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Students get a ‘sample’ of environmental pollution testing during Summer Research

Allison Brooks '18 and Rob Campbell '13 collect soil samples by hand while Melissa Pasierb '’17 and River Keeper Pat Calvert test other sites from a motorboat.

Allison Brooks ’18 and Rob Campbell ’13 collect soil samples by hand while Melissa Pasierb ‘’17 and River Keeper Pat Calvert test other sites from a motorboat.

Dams have long been recognized as key contributors to producing clean energy through hydroelectric power, but one that is causing environmental concerns in Lynchburg is giving a group of Randolph researchers the chance to put their scientific skills into action—and help the community at the same time.

Environmental science majors Allison Brooks ’18 and Melissa Pasierb ’17 are working with physics and environmental studies professor Sarah Sojka to examine the feasibility of removing the RockTenn Dam, which is located near downtown Lynchburg. Earlier in the summer, they collected silt, sand, and rock sediment samples from the James River near the dam. They are now testing those samples back in the lab to determine grain size percentages and to look for any trace of harmful substances like lead, mercury, cadmium, or iron.

Last week, they placed the samples in acid to force out any metal concentrations. After this process, they will run them through a flame atomic absorption spectrometer. The device, Sojka said, combines two things chemists enjoy most–-acid and fire–-to determine what is in each sample.

The students are examining samples taken both near the dam as well as from three other areas in the river to determine if the dam has contributed to the pollution. Two of them are sites where oil spilled from a derailed train last year, and the other is Percival’s Island, where Sojka said pollution has caused severe erosion.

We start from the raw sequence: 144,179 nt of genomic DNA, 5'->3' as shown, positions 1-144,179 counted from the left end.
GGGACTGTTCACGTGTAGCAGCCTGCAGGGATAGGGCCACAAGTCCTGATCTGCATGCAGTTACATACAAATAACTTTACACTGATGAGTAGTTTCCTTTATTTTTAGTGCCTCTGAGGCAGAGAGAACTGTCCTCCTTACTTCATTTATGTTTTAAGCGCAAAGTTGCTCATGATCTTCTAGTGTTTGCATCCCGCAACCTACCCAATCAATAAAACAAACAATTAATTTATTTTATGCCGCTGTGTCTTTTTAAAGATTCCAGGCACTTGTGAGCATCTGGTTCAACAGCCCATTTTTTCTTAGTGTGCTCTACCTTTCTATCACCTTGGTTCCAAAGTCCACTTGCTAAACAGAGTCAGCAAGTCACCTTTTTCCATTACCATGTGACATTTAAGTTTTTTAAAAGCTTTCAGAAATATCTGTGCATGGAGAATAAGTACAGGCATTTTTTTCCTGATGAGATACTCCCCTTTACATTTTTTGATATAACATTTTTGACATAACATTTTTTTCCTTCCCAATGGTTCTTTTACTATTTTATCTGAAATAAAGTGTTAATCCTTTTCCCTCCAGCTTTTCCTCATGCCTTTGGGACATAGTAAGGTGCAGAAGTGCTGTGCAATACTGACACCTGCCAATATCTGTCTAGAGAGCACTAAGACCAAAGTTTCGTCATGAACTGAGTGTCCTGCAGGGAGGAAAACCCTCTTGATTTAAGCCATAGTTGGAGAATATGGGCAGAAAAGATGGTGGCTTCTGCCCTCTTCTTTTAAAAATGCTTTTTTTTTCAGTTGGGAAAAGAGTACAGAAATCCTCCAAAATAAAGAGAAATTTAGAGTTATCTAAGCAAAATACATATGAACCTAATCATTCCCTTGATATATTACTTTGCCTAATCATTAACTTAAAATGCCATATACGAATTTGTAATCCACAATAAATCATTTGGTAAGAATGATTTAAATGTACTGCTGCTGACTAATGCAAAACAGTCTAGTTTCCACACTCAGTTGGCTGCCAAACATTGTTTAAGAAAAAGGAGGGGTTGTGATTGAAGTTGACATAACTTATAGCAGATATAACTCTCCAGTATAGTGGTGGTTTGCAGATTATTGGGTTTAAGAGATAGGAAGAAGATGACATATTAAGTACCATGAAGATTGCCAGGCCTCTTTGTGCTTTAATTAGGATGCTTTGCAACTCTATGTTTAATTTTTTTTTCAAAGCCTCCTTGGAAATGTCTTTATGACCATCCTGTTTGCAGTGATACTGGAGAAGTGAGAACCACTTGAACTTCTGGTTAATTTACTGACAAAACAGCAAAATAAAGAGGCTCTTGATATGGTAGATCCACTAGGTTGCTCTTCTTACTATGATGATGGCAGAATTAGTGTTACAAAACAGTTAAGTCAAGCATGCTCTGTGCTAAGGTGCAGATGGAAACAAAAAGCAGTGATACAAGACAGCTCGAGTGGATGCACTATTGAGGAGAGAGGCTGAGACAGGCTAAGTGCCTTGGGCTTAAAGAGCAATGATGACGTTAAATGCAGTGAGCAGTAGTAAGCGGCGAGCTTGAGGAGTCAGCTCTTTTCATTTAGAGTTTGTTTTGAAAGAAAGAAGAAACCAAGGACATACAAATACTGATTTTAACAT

“At the beginning we thought there was going to be a lot of trapping behind the dam, but now we’re figuring out that a lot of the sediment’s washed out, so that’s going to affect the results we get in other areas,” said Pasierb.

“I think we would be really surprised if there wasn’t lead in the sediments in this area, given the history of a lot of lead based paint, fuels and all those things,” said Sojka. “What we’re trying to notice is if it’s worse behind the dam.”

Environmental science professor Sarah Sojka records one of the testing sites near Percival's Island.

Environmental science professor Sarah Sojka records one of the testing sites near Percival’s Island.

Sojka hopes her students’ work will reveal any environmental problems the dam is causing, and also provide information about potential public safety hazards, since it is poorly marked for canoers and hikers.

“This is a pretty tightly defined eight-week project, but so many things could come from it,” she said.

Brooks and Pasierb have enjoyed working with the James River Association and a Randolph alumnus who works there, Rob Campbell ’13. The project has allowed the students to learn more about the James River while gaining experience in the scientific process.

“They’re really knowledgeable of the history of the area and the problems with the James River,” Pasierb said about the James River Association and its volunteers.

The Summer Research project has given Brooks ideas about a potential career.

“I always knew I would be in environmental science, I just never knew what the other aspect would be,” she said. “I love the science of it, but I also really like the education and outreach side of it too.”



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